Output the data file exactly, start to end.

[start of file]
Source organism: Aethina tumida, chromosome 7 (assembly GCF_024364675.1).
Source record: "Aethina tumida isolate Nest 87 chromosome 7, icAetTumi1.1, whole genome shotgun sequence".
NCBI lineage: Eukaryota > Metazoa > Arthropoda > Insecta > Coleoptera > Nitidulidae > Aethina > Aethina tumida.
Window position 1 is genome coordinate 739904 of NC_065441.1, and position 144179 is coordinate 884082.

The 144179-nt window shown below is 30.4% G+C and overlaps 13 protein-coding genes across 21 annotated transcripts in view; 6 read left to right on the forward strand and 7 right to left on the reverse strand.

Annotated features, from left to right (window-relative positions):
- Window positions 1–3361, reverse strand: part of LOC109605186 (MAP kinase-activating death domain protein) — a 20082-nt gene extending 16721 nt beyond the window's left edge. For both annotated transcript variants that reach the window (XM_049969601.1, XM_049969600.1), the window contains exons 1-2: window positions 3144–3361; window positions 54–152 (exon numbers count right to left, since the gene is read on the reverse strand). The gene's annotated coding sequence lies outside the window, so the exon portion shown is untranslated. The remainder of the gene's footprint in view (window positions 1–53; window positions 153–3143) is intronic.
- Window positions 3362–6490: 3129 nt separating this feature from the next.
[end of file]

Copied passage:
Source organism: Aethina tumida, chromosome 7 (assembly GCF_024364675.1).
Source record: "Aethina tumida isolate Nest 87 chromosome 7, icAetTumi1.1, whole genome shotgun sequence".
NCBI lineage: Eukaryota > Metazoa > Arthropoda > Insecta > Coleoptera > Nitidulidae > Aethina > Aethina tumida.
Window position 1 is genome coordinate 739904 of NC_065441.1, and position 144179 is coordinate 884082.

The 144179-nt window shown below is 30.4% G+C and overlaps 13 protein-coding genes across 21 annotated transcripts in view; 6 read left to right on the forward strand and 7 right to left on the reverse strand.

Annotated features, from left to right (window-relative positions):
- Window positions 1–3361, reverse strand: part of LOC109605186 (MAP kinase-activating death domain protein) — a 20082-nt gene extending 16721 nt beyond the window's left edge. For both annotated transcript variants that reach the window (XM_049969601.1, XM_049969600.1), the window contains exons 1-2: window positions 3144–3361; window positions 54–152 (exon numbers count right to left, since the gene is read on the reverse strand). The gene's annotated coding sequence lies outside the window, so the exon portion shown is untranslated. The remainder of the gene's footprint in view (window positions 1–53; window positions 153–3143) is intronic.
- Window positions 3362–6490: 3129 nt separating this feature from the next.